Tivoli Village retail district opens in western valley

A preview of Tivoli Village, April 20, 2011, just days before its grand opening.

Tivoli Village Preview

A preview of Tivoli Village, April 20, 2011, just days before its grand opening. Launch slideshow »

Tivoli Village at Queensridge

Executives cut the ribbon today on the first phase of the $850 million Tivoli Village at Queensridge in the western Las Vegas Valley, officially opening the European-style development.

Tivoli opened with 15 stores and restaurants, which is half of the stores planned for Phase 1 of the project. Developers plan to have 30 retailers when the first phase is complete during the winter.

The multi-use development includes 225,000 square feet of retail space and restaurants, and about 145,000 square feet of office space. Tivoli Village Executive Vice President Patrick Done said 54 percent of the office space and 72 percent of the retail space has been leased.

Businesses opening today include Brio Tuscan Grille, a Land Rover dealership and new-to-the-market retailers like Charming Charlie’s accessory store, Obika eyewear and a gallery by photographer Bobby Wheat.

Opening this summer will be a gourmet hamburger joint, a high-end gym, a martini bar, Greek restaurant and medical spa.

"The goal is to be everything to everybody," Done said. "Our retailers will be blend of all price points."

Next, developers will turn their focus to construction of the second phase of Tivoli Village, which will include a 300,000-square-foot indoor retail and entertainment facility with a movie theater. That phase is expected to be finished in time for the 2012 holiday shopping season.

Across Alta Drive sits an empty plot of land where Tivoli developers recently submitted plans to build an additional 750,000-square-foot indoor mall and 100 condominiums with a completion date sometime in 2015.

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  1. We went to the AFAN charity event at the new Brio at Tivoli Village last night, which was the soft opening for both the restaurant and mall. Absolutely beautiful, this new retail/commercial space should be a fantastic success for the developer (and tenants). Great job!

  2. Went there late thursday. Here are my comments for what they are worth. The architecture as noted was excellant and very much in keeping with the high end feel of One Queensridge nearby. No doubt due to local developers linkage. Parking at least for opening day was problematic. 3000 spaces, but ingress/egress difficult. I found it interesting that the resturant Brio Grill is there when the Cheesecake Factory is also owned and operated by the same outfit right across the street in the Boca Mall. Similar cusine, but different "theme"? The one flaw I take note of is that there really isnt any compelling reason to go to this project. The retailers so far listed are nice but nothing special. Where is a Nordstroms? Or a Nordstrom Rack? Crate and Barrel? CB 2? Or any anchor retailer? Now maybe they are shooting for one or more in phase two? But for now with gas approaching $5 a gallon I venture even upscale Summerlin dwellers will think twice or three times about coming to the "Village". As stated above, Town Square, the Village in Henderson and other projects have failed. Finally, I do note that Israel money backers did this project on a cash basis, so that alone may be why it will survive for as long as the cash flow subsidies can continue. I dont see this project being self sustaining on revenues anytime soon. Other than that a nice addition and wish it well.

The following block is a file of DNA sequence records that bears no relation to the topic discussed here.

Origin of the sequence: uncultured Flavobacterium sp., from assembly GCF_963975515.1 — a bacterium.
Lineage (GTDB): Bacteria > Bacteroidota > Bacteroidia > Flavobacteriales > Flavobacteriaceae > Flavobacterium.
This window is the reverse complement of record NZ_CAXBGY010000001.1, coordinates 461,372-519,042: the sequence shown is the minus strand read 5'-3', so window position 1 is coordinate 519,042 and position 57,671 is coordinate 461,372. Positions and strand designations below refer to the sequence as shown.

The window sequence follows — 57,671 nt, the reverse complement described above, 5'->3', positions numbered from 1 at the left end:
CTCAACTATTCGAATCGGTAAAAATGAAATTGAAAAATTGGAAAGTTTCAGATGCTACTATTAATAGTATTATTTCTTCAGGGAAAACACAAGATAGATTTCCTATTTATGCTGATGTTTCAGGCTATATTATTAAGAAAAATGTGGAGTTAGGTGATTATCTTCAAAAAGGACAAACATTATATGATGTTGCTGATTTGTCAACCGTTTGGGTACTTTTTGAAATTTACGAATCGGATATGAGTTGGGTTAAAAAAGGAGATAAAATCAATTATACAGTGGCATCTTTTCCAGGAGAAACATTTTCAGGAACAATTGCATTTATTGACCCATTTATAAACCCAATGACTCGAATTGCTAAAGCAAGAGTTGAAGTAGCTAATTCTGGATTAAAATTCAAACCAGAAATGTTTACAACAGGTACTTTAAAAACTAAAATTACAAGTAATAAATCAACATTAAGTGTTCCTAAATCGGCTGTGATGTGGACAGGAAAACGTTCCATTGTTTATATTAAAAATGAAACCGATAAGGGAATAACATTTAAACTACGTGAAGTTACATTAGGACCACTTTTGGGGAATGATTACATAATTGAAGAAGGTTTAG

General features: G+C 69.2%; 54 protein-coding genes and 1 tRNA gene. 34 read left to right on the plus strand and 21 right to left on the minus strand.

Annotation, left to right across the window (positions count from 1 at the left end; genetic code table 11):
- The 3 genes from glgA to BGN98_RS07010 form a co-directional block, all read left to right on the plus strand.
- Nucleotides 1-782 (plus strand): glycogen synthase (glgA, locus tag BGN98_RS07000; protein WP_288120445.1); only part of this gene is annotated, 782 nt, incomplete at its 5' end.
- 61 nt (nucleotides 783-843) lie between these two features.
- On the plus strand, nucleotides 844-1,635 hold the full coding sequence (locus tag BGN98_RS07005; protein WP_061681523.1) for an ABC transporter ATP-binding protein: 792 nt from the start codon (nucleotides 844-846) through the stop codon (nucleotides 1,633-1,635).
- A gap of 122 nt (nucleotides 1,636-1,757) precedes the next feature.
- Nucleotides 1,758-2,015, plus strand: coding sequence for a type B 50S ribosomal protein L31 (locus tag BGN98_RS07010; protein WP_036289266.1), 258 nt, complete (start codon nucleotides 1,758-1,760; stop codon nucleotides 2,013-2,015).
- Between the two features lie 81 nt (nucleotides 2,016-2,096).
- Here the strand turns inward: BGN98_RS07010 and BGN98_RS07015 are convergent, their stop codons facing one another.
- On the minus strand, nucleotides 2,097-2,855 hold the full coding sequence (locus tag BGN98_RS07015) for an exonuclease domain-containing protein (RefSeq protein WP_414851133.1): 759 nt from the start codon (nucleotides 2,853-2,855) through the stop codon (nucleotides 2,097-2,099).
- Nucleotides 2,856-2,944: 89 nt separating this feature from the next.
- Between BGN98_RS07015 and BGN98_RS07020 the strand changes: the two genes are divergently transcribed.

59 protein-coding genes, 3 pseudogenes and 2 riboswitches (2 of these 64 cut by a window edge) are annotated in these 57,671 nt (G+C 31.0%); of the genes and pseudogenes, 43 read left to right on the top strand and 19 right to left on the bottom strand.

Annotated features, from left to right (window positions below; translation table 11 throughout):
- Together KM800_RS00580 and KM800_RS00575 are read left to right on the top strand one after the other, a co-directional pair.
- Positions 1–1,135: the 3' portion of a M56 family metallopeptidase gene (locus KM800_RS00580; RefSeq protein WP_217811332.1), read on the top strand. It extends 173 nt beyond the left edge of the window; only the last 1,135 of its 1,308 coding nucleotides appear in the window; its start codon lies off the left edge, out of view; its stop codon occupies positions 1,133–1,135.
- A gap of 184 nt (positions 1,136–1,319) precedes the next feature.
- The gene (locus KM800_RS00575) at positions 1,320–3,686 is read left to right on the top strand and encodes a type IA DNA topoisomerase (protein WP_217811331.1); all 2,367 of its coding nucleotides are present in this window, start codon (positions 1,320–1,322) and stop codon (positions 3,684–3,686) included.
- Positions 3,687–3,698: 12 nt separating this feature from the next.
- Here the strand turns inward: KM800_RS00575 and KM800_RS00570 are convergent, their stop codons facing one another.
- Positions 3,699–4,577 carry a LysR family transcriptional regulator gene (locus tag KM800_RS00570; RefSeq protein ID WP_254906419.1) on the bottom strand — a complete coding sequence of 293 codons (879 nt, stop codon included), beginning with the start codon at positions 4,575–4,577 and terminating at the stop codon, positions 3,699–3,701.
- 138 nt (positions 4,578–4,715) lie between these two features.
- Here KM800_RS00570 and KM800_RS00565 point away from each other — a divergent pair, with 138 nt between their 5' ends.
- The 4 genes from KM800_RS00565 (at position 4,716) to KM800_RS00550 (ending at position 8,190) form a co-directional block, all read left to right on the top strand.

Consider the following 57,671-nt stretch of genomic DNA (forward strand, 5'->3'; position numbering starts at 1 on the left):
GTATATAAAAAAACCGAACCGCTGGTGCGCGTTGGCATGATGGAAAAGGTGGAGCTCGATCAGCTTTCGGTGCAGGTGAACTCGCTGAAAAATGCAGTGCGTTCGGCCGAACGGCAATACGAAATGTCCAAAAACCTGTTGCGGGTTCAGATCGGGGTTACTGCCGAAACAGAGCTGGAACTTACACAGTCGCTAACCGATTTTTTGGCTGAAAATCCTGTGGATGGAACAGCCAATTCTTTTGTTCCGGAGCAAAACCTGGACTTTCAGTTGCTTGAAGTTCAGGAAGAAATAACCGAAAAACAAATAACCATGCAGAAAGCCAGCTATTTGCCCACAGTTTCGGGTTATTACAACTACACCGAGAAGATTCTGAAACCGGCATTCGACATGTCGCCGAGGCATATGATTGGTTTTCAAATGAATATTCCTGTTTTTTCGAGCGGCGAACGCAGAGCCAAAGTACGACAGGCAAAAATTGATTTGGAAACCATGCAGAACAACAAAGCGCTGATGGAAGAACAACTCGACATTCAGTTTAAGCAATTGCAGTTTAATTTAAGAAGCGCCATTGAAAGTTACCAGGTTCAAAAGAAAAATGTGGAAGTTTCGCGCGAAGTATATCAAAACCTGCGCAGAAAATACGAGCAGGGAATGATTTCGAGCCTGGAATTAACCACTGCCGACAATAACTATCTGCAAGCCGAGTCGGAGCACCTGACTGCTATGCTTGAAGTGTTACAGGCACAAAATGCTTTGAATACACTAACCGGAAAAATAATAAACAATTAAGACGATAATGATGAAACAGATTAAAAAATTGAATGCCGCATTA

3. rafarqo4, I agree the design is "lively" and the credit for the design goes to local developer who took styling cues from the nearby One Queensridge Condos (they developed) across from the Suncoast. Take a look at the cues, materials and iron/stonework. Trivoli was conceived and designed to compliment and be part of Queensridge. FYI, A very simliar open area "Tuscan" shopping center can be found in Boca Ratan Florida. Almost an exact copy, so Trivoli is not "original" in the sense of breaking new architecture barriers. Very nice to look at. But again this is a commerical enterprise that at somepoint needs to be self sufficient and not dependent upon the developer carrying the operational costs without a return on investment. I think they will need more than some "Tchotchke" shops to maintain a retail relevancy for people to drive to that location. I again point out the failures of Town Square and Green Valley developments( not low end strip malls) to be a cautionary tale for Trivoli going forward. Although a nice development, its not like you have to go there for anything special. But good luck to them. For now the backers seem to have the dough re me to keep things going even if the economy continues to tank.